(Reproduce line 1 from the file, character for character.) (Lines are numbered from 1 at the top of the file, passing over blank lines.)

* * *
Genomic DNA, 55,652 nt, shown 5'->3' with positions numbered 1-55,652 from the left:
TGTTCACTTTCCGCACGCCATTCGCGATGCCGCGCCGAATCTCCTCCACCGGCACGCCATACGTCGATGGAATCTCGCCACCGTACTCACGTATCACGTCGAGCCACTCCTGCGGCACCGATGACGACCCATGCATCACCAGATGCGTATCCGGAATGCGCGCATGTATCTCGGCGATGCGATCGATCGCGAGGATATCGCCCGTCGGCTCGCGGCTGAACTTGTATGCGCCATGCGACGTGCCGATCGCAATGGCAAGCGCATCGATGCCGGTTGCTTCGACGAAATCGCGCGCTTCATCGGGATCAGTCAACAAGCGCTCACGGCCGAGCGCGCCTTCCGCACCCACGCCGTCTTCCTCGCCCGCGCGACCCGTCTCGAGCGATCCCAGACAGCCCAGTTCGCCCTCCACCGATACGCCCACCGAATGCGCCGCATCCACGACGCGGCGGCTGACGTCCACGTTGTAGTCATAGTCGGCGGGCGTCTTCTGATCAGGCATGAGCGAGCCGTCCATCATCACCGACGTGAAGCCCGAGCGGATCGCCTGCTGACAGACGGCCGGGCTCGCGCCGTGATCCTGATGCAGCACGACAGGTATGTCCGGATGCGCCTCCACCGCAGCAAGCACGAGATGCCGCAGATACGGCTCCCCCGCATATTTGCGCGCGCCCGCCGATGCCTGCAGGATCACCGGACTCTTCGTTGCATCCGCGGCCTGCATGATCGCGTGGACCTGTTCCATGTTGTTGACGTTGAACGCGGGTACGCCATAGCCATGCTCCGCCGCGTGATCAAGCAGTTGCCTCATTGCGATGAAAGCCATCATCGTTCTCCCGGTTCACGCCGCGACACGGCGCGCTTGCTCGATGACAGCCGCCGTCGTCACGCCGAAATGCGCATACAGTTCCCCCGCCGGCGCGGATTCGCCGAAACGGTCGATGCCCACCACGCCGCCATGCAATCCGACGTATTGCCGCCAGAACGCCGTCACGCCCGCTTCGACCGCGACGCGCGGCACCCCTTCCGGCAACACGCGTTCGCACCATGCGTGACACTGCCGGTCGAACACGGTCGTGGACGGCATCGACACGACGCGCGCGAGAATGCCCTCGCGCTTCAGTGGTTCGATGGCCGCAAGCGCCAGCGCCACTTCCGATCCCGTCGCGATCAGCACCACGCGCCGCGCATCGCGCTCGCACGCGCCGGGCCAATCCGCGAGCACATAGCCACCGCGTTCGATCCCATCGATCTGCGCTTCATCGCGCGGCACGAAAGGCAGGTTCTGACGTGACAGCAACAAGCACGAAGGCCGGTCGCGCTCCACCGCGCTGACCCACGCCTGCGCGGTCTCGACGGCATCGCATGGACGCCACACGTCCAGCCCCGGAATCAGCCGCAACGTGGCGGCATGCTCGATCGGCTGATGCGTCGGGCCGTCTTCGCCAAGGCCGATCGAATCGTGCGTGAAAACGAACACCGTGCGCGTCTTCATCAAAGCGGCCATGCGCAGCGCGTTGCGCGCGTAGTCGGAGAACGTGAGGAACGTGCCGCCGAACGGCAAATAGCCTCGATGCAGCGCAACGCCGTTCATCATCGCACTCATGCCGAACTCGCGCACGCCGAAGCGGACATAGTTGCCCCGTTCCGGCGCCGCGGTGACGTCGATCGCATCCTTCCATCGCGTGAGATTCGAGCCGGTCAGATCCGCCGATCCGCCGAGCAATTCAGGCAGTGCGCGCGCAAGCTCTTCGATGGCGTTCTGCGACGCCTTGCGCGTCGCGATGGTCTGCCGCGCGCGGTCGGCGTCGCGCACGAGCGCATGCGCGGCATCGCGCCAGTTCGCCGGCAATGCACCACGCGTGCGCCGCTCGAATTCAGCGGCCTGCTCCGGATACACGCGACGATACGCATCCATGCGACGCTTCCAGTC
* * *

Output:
Genomic DNA, 55,652 nt, shown 5'->3' with positions numbered 1-55,652 from the left: